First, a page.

Recently, I finally had my long overdue annual exam at my Ob-gyn. Always a "fun" experience as I am sure many will agree.
I took this opportunity to ask my doctor if I am still considered a VBAC and therefor more high-risk, even after already having 2 successful VBACs. I find it frustrating to be limited in my choices. For example, most Birthing Centers will not accept VBACs. Some doctors (not mine, thank goodness, although one of his partners does) insist on continuous monitoring for VBACs. This even though the evidence shows that there is no difference in outcomes between intermittent and continuous monitoring.
In case you are wondering, I am not pregnant, but as a doula, I can't help thinking about these things a lot, especially because I discuss them frequently with my clients.
My doctor's answer was pretty much "yes and no." On the one hand, my two successful VBACS clearly prove that I can give birth vaginally and that I should have no problem doing so in the future. On the other hand, a uterine scar is still a uterine scar and is something that needs to be taken into account. That may mean no birth center birth but that does not mean that I cannot have a low intervention, normal childbirth experience elsewhere. I just need to advocate for myself, choose the right care provider and make it happen.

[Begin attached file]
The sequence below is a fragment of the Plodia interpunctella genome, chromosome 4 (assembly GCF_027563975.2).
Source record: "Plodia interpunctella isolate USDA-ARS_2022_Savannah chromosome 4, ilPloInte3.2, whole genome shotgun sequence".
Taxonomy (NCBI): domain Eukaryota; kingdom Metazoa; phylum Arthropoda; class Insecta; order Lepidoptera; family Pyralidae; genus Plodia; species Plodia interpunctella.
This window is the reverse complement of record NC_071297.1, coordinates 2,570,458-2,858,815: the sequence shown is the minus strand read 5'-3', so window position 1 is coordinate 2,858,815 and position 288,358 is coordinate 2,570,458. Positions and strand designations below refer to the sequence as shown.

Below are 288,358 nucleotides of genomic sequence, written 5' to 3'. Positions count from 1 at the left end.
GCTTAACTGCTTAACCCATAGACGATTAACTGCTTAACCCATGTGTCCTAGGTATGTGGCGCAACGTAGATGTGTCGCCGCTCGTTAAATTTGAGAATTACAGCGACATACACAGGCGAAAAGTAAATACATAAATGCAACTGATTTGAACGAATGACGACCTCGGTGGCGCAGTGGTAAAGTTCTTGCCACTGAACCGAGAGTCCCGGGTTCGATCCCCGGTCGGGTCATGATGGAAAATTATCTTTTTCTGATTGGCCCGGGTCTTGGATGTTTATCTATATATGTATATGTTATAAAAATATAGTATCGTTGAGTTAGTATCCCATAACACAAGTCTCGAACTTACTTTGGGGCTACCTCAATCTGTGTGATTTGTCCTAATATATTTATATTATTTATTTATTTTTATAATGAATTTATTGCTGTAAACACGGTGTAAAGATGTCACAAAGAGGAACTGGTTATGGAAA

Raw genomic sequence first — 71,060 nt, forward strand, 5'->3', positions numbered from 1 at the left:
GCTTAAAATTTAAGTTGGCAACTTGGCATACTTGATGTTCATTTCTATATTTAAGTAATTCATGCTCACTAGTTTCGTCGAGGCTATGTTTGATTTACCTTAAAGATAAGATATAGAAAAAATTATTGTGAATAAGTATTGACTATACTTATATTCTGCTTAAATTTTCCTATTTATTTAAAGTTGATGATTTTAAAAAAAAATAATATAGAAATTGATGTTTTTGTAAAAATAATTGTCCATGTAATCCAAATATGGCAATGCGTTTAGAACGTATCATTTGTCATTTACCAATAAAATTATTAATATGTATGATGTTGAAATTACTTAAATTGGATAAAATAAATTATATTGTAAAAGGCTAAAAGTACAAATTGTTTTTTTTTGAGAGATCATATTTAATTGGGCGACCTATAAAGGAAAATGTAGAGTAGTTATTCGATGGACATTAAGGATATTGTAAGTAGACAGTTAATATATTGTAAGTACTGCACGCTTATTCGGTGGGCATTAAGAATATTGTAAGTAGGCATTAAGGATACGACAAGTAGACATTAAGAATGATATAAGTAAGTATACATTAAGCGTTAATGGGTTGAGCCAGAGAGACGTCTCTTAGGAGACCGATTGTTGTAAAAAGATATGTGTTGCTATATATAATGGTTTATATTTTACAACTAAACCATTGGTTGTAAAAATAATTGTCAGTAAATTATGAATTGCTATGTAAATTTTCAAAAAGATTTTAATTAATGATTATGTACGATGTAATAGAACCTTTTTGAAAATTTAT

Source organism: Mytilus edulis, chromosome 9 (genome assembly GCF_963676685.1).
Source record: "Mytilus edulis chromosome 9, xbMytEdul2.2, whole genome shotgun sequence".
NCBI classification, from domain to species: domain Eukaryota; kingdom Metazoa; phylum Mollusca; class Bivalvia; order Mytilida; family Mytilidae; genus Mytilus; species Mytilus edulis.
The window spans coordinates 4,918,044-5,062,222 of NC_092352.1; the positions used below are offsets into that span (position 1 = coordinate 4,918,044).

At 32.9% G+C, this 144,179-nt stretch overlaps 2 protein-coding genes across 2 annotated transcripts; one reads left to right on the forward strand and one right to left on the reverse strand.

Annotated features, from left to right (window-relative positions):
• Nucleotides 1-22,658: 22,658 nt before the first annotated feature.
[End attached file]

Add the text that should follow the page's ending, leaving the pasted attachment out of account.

I was thinking that very few people have a picture perfect pregnancy. Someone may have high blood pressure, gestational diabetes or some other minor kink. Even if they do not, something may come up unexpectedly in labor. Like my previous cesarean, these issues should obviously be taken into account but they do not need to totally dictate a woman's experience. Basically, you make the accomodations you need to make, and you move on. Changing one thing does not mean having to change everything.
It was an interesting thought. Don't think about the things you can not have, rather work with what you do have. And that is usually plenty.